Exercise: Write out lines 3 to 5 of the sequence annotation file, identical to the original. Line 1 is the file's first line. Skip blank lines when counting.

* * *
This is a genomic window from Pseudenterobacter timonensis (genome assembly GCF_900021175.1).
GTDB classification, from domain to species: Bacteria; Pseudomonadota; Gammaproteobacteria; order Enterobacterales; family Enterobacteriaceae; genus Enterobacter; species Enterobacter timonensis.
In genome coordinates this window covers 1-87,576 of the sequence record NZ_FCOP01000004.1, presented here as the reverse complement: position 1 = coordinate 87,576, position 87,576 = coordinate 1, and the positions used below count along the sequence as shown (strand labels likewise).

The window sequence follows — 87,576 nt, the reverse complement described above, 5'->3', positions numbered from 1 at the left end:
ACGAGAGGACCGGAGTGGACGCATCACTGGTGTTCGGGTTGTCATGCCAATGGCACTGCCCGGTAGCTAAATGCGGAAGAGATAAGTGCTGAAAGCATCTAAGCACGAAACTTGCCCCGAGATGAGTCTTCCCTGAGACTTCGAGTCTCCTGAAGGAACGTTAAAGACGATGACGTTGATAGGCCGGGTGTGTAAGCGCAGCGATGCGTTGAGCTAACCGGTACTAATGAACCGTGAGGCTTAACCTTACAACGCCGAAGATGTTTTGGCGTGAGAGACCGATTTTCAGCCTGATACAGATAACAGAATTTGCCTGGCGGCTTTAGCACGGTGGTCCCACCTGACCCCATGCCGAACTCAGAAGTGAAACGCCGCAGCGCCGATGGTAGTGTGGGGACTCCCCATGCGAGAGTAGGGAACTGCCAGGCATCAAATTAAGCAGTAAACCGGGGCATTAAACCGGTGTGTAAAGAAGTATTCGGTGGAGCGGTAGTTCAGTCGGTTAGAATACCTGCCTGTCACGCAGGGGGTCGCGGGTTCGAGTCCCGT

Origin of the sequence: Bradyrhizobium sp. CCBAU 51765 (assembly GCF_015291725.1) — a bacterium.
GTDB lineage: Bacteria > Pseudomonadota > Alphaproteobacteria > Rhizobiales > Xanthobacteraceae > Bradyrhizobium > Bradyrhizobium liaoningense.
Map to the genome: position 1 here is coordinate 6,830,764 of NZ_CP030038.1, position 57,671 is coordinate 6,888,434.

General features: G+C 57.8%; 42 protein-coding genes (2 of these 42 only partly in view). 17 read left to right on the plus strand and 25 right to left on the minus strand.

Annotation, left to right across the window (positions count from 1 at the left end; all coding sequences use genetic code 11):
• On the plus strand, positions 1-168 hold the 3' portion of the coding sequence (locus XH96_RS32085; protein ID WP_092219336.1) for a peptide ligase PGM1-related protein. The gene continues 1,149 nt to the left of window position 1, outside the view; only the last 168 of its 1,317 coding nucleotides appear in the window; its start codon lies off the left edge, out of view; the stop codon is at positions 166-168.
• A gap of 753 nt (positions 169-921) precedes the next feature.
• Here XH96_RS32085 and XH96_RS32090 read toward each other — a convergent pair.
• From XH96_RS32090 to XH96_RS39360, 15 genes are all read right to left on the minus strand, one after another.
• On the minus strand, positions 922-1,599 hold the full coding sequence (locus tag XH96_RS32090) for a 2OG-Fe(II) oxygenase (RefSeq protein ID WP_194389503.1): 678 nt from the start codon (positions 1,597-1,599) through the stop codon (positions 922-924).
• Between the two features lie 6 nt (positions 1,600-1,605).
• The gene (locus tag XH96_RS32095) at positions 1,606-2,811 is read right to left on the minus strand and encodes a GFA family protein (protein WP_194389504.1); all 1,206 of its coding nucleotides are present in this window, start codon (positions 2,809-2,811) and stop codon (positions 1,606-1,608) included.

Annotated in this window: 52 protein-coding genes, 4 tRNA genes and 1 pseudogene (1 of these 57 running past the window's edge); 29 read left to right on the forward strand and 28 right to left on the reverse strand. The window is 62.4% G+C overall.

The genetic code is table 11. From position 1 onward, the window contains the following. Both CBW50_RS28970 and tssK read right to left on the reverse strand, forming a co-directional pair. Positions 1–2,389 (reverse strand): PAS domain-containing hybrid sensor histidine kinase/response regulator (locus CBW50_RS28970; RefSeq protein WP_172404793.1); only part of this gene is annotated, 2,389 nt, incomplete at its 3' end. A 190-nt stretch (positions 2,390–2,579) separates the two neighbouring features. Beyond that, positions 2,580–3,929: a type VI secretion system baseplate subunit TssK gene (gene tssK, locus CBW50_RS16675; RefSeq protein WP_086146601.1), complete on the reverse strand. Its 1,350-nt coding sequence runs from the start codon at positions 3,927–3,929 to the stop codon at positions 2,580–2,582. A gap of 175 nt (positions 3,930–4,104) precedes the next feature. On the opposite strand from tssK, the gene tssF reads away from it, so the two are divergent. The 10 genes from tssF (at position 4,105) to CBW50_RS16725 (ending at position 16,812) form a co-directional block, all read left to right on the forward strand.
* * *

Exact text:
In genome coordinates this window covers 1-87,576 of the sequence record NZ_FCOP01000004.1, presented here as the reverse complement: position 1 = coordinate 87,576, position 87,576 = coordinate 1, and the positions used below count along the sequence as shown (strand labels likewise).

The window sequence follows — 87,576 nt, the reverse complement described above, 5'->3', positions numbered from 1 at the left end:
ACGAGAGGACCGGAGTGGACGCATCACTGGTGTTCGGGTTGTCATGCCAATGGCACTGCCCGGTAGCTAAATGCGGAAGAGATAAGTGCTGAAAGCATCTAAGCACGAAACTTGCCCCGAGATGAGTCTTCCCTGAGACTTCGAGTCTCCTGAAGGAACGTTAAAGACGATGACGTTGATAGGCCGGGTGTGTAAGCGCAGCGATGCGTTGAGCTAACCGGTACTAATGAACCGTGAGGCTTAACCTTACAACGCCGAAGATGTTTTGGCGTGAGAGACCGATTTTCAGCCTGATACAGATAACAGAATTTGCCTGGCGGCTTTAGCACGGTGGTCCCACCTGACCCCATGCCGAACTCAGAAGTGAAACGCCGCAGCGCCGATGGTAGTGTGGGGACTCCCCATGCGAGAGTAGGGAACTGCCAGGCATCAAATTAAGCAGTAAACCGGGGCATTAAACCGGTGTGTAAAGAAGTATTCGGTGGAGCGGTAGTTCAGTCGGTTAGAATACCTGCCTGTCACGCAGGGGGTCGCGGGTTCGAGTCCCGT